COVID-19 adds extra level of stress to law enforcement

“In our service area Indiana, Kentucky, Missouri there have been four law enforcement COVD deaths – three in Missouri and then this most recent one in Indiana.”

LOUISVILLE, Ky. — They’re out interacting with people every day which makes law enforcement officers chances of contracting COVID-19 even higher.

“It’s important for people to recognize the risks that first responders take on their behalf they do it every day; they do it all the time but now with COVID those risks are even greater,” executive director of Supporting Heroes Inc. Eric Johnson said. 

The group provides financial assistance to families of police officers, fire or EMS who have died in the line of duty. 

“In our service area Indiana, Kentucky, Missouri there have been four law enforcement COVD deaths – three actually in Missouri and then this most recent one in Indiana,” Johnson said.

Charlestown honored their brother in blue Sgt. Tejuan Johnson Wednesday with a procession

According to the National Law Enforcement Officers Memorial Fund, he’s one of more than 100 officers who have died from the virus nationwide. According to the NLEOMF spokesperson, right now a total of 166 cases are being investigated for inclusion on their national memorial wall.

Indiana State Police’s annual inspection Thursday was virtual. Sgt. Carey Huls of the Sellersburg District says like everyone else they’re trying to stay safe.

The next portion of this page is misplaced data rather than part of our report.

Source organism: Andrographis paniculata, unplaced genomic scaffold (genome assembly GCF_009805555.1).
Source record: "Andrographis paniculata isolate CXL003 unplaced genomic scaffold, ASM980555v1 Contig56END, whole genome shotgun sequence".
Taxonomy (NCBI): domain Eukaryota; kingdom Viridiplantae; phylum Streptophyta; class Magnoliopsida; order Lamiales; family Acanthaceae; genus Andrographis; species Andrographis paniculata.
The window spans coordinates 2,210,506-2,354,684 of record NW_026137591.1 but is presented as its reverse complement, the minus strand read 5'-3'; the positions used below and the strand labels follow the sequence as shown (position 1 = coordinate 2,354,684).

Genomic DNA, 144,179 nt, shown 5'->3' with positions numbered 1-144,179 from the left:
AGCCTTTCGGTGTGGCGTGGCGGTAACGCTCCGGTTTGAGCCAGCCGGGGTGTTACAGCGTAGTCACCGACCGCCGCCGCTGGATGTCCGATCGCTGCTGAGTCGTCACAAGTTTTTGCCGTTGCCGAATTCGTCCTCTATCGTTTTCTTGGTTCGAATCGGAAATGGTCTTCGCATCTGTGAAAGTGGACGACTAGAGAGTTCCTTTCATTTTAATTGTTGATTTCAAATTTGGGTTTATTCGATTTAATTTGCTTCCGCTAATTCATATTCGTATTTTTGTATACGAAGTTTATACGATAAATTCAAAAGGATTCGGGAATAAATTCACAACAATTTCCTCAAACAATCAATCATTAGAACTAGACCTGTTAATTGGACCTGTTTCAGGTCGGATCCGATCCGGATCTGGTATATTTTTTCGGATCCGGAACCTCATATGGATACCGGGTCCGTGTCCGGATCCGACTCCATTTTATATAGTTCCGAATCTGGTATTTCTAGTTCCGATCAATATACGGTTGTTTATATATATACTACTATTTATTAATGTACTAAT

“We have had troopers that have tested positive, we have had troopers that had to go to the hospital due to COVID so it’s affected us just like it has anybody else,” Huls said. “When we’re talking about patrolling and have officers out there on the roadway just losing one officer can be a major impact especially for a smaller department.”

St. Matthews Police Chief Barry Wilkerson says about four to five officers have tested positive since the pandemic started. 

“As far as COVID goes we are back to full strength so we’re very fortunate but it’s only going to take that one encounter with someone in the public that you don’t know and bring it back to the station” Wilkerson said. “So we’re just making sure we’re following the right guidelines and making sure everybody stays safe – not only for ourselves but for the public.”

Blue lights at Charlestown’s Christmas display were put up to honor Sgt. Johnson until he is laid to rest. His patrol truck is parked in front of the police department. Plans for his funeral will be announced once things are finalized.

RELATED: ‘TJ was an amazing person’: Charlestown sergeant dies from COVID-19 complications

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